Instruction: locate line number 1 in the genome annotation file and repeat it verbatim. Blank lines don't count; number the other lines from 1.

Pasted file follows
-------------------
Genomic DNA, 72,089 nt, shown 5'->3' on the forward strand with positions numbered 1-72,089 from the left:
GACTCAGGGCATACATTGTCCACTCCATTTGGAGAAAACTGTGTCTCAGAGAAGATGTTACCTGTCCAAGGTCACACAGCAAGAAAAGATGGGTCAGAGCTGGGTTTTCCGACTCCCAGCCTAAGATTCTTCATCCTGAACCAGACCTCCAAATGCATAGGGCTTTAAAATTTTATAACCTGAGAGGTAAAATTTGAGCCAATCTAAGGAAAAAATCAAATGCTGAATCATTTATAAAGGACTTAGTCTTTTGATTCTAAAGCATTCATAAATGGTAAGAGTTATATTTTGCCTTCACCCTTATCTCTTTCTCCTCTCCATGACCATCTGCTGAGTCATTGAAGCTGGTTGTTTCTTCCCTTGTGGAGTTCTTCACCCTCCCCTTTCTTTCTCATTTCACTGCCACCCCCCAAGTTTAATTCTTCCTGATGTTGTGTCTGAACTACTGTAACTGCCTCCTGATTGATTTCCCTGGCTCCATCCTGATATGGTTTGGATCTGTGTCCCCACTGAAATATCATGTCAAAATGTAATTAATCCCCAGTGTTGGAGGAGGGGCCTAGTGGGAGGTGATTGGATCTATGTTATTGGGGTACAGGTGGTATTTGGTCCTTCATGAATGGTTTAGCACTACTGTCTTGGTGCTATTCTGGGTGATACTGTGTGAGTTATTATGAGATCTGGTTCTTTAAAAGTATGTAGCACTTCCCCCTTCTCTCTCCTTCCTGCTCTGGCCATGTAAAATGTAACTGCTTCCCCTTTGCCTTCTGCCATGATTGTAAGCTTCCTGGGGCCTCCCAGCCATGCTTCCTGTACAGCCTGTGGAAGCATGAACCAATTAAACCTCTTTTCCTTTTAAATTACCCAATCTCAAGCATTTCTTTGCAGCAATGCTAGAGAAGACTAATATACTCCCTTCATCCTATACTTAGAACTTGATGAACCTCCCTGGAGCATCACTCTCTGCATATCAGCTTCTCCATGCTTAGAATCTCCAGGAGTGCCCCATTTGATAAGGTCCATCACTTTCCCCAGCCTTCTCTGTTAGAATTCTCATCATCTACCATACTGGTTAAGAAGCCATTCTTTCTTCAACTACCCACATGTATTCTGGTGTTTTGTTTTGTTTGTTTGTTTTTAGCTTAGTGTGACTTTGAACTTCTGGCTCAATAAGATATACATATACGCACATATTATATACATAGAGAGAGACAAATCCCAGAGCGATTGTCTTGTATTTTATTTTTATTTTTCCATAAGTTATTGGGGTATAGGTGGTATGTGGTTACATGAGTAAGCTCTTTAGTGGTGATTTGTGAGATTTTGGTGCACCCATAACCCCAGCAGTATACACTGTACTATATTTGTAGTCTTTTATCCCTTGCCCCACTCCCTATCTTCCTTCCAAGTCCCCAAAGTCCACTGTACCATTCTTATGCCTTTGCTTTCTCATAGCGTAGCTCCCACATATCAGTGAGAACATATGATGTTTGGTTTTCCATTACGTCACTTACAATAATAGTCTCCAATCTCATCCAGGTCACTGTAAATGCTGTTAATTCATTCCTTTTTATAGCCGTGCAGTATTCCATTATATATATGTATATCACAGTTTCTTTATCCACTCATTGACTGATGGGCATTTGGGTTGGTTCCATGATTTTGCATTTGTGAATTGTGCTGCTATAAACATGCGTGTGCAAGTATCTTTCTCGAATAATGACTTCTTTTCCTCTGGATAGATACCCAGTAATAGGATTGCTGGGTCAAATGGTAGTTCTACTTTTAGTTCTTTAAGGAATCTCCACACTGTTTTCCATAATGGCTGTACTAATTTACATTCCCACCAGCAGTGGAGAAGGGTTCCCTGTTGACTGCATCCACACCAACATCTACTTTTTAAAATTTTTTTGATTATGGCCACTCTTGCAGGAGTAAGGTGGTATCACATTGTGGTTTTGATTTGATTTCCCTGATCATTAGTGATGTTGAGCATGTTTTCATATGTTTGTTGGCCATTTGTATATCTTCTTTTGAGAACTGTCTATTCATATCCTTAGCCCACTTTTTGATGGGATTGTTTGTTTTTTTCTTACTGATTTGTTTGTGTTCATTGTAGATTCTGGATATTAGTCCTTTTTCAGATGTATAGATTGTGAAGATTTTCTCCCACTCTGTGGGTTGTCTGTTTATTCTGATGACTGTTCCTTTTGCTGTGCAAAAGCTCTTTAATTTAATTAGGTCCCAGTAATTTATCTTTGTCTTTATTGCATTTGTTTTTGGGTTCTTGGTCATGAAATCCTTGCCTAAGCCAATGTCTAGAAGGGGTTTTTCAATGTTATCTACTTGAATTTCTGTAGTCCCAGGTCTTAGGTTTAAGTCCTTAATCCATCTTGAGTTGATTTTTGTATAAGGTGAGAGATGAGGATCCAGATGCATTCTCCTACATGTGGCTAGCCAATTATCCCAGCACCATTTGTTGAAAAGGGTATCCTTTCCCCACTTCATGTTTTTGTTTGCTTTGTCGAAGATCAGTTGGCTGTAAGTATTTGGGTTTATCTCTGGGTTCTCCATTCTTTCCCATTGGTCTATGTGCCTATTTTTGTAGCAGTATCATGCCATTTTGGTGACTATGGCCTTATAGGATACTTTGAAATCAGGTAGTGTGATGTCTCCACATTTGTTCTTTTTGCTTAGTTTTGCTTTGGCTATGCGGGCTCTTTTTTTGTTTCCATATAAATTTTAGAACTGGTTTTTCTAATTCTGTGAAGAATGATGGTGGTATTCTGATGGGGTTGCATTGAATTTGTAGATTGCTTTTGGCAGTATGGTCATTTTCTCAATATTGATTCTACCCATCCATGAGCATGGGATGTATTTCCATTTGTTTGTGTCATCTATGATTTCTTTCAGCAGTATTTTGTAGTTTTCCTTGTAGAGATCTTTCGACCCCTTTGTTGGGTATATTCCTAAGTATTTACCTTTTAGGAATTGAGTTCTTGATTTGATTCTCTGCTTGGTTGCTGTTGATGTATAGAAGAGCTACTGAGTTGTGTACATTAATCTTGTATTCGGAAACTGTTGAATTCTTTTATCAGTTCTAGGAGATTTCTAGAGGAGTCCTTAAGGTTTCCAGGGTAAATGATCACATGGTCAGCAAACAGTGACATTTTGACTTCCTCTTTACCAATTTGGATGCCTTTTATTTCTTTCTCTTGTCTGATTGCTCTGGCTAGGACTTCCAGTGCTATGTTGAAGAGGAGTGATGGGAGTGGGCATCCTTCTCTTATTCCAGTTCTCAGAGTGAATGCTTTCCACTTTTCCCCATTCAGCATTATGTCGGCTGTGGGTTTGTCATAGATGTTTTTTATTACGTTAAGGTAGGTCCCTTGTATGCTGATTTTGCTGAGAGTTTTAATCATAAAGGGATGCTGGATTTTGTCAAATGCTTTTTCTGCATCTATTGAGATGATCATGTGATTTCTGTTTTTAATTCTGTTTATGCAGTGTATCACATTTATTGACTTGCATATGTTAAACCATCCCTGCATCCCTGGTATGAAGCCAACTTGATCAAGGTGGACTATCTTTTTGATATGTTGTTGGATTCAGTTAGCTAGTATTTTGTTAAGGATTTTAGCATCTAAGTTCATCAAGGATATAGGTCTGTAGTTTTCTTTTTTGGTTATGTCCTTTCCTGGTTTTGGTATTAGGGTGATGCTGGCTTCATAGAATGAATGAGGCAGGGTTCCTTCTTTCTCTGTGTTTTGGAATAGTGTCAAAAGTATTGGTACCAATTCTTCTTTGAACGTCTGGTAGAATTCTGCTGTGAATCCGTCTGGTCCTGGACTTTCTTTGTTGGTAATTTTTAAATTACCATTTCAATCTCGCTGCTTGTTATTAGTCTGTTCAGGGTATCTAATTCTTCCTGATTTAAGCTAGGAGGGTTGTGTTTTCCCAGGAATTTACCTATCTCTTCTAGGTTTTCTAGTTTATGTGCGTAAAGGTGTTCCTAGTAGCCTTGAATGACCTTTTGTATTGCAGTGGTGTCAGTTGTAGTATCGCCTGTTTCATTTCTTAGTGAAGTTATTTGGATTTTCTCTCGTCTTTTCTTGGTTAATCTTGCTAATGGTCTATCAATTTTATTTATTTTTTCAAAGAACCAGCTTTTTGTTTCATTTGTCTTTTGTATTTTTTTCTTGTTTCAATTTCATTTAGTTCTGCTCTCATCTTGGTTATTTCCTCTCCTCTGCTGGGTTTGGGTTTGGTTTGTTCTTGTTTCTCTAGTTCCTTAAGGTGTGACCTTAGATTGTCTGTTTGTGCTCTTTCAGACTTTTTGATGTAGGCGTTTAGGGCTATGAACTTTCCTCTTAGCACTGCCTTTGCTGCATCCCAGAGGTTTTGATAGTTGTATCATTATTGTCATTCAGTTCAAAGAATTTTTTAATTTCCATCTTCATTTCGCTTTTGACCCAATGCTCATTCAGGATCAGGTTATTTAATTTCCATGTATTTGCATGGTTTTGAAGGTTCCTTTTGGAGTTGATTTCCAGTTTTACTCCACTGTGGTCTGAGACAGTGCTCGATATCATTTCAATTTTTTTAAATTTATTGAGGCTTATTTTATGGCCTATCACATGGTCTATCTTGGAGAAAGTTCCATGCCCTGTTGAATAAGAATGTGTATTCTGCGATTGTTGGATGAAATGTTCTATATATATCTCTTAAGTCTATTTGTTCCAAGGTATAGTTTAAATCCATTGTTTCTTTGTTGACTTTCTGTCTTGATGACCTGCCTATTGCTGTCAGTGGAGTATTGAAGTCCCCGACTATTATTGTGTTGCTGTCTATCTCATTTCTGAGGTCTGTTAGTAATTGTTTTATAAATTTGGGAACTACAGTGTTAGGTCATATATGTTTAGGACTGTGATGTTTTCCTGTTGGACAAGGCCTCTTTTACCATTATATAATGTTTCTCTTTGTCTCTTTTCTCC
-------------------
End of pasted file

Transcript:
Genomic DNA, 72,089 nt, shown 5'->3' on the forward strand with positions numbered 1-72,089 from the left: